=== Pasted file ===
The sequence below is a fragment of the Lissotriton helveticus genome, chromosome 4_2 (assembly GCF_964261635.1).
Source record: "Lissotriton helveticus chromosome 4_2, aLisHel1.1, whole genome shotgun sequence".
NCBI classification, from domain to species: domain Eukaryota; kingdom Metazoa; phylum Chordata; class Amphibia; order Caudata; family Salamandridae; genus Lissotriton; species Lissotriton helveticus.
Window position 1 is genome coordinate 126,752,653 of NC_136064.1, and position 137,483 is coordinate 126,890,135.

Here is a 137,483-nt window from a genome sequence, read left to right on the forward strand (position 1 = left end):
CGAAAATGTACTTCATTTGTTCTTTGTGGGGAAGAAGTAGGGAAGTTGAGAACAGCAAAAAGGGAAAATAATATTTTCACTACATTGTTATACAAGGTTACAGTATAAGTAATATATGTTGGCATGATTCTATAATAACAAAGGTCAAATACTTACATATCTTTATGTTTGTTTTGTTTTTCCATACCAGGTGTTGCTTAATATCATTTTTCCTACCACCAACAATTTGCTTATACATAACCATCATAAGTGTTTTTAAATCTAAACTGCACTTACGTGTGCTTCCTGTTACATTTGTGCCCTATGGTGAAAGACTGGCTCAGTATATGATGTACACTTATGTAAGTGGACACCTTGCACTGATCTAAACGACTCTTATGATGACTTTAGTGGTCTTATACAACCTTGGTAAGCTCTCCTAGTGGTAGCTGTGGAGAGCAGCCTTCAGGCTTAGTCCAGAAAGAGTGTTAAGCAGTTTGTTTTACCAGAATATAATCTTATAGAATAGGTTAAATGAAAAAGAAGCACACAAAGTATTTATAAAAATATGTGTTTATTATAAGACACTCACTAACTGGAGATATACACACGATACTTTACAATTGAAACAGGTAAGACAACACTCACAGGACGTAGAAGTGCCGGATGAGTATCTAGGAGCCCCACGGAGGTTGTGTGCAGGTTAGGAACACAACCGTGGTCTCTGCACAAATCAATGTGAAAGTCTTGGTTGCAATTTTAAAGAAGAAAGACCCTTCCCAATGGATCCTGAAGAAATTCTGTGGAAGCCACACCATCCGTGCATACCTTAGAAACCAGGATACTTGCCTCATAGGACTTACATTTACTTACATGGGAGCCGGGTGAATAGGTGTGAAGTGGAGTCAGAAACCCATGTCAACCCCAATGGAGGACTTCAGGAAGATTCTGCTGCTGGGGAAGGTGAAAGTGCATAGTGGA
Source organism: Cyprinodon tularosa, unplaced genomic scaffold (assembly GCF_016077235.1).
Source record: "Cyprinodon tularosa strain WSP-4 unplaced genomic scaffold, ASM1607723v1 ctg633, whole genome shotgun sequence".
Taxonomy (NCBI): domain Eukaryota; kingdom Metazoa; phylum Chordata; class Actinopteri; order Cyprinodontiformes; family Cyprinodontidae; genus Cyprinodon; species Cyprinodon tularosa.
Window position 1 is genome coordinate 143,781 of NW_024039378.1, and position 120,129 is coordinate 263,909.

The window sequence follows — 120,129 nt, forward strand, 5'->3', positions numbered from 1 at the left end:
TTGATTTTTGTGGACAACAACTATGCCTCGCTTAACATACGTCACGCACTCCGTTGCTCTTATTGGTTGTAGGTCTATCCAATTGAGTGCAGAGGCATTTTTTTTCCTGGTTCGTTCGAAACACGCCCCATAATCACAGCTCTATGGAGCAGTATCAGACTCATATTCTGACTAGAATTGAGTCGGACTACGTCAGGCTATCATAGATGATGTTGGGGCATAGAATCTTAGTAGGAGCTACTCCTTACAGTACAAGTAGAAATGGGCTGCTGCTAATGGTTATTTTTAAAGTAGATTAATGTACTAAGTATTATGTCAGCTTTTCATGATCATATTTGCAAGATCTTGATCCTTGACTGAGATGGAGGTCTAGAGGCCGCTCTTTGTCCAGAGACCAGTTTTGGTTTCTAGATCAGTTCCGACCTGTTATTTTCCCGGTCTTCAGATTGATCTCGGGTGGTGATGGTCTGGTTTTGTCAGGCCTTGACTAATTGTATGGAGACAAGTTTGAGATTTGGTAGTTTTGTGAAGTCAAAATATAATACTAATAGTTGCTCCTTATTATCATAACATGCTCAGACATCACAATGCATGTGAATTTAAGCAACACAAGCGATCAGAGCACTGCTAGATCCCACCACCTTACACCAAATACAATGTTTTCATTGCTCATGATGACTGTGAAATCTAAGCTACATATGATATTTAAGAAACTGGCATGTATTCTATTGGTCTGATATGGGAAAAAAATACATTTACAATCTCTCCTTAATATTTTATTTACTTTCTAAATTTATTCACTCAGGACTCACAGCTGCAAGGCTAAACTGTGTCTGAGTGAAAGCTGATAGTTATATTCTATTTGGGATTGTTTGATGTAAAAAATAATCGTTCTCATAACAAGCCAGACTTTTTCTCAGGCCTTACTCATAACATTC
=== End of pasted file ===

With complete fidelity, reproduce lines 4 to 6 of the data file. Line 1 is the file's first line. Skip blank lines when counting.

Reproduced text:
Window position 1 is genome coordinate 126,752,653 of NC_136064.1, and position 137,483 is coordinate 126,890,135.

Here is a 137,483-nt window from a genome sequence, read left to right on the forward strand (position 1 = left end):
CGAAAATGTACTTCATTTGTTCTTTGTGGGGAAGAAGTAGGGAAGTTGAGAACAGCAAAAAGGGAAAATAATATTTTCACTACATTGTTATACAAGGTTACAGTATAAGTAATATATGTTGGCATGATTCTATAATAACAAAGGTCAAATACTTACATATCTTTATGTTTGTTTTGTTTTTCCATACCAGGTGTTGCTTAATATCATTTTTCCTACCACCAACAATTTGCTTATACATAACCATCATAAGTGTTTTTAAATCTAAACTGCACTTACGTGTGCTTCCTGTTACATTTGTGCCCTATGGTGAAAGACTGGCTCAGTATATGATGTACACTTATGTAAGTGGACACCTTGCACTGATCTAAACGACTCTTATGATGACTTTAGTGGTCTTATACAACCTTGGTAAGCTCTCCTAGTGGTAGCTGTGGAGAGCAGCCTTCAGGCTTAGTCCAGAAAGAGTGTTAAGCAGTTTGTTTTACCAGAATATAATCTTATAGAATAGGTTAAATGAAAAAGAAGCACACAAAGTATTTATAAAAATATGTGTTTATTATAAGACACTCACTAACTGGAGATATACACACGATACTTTACAATTGAAACAGGTAAGACAACACTCACAGGACGTAGAAGTGCCGGATGAGTATCTAGGAGCCCCACGGAGGTTGTGTGCAGGTTAGGAACACAACCGTGGTCTCTGCACAAATCAATGTGAAAGTCTTGGTTGCAATTTTAAAGAAGAAAGACCCTTCCCAATGGATCCTGAAGAAATTCTGTGGAAGCCACACCATCCGTGCATACCTTAGAAACCAGGATACTTGCCTCATAGGACTTACATTTACTTACATGGGAGCCGGGTGAATAGGTGTGAAGTGGAGTCAGAAACCCATGTCAACCCCAATGGAGGACTTCAGGAAGATTCTGCTGCTGGGGAAGGTGAAAGTGCATAGTGGA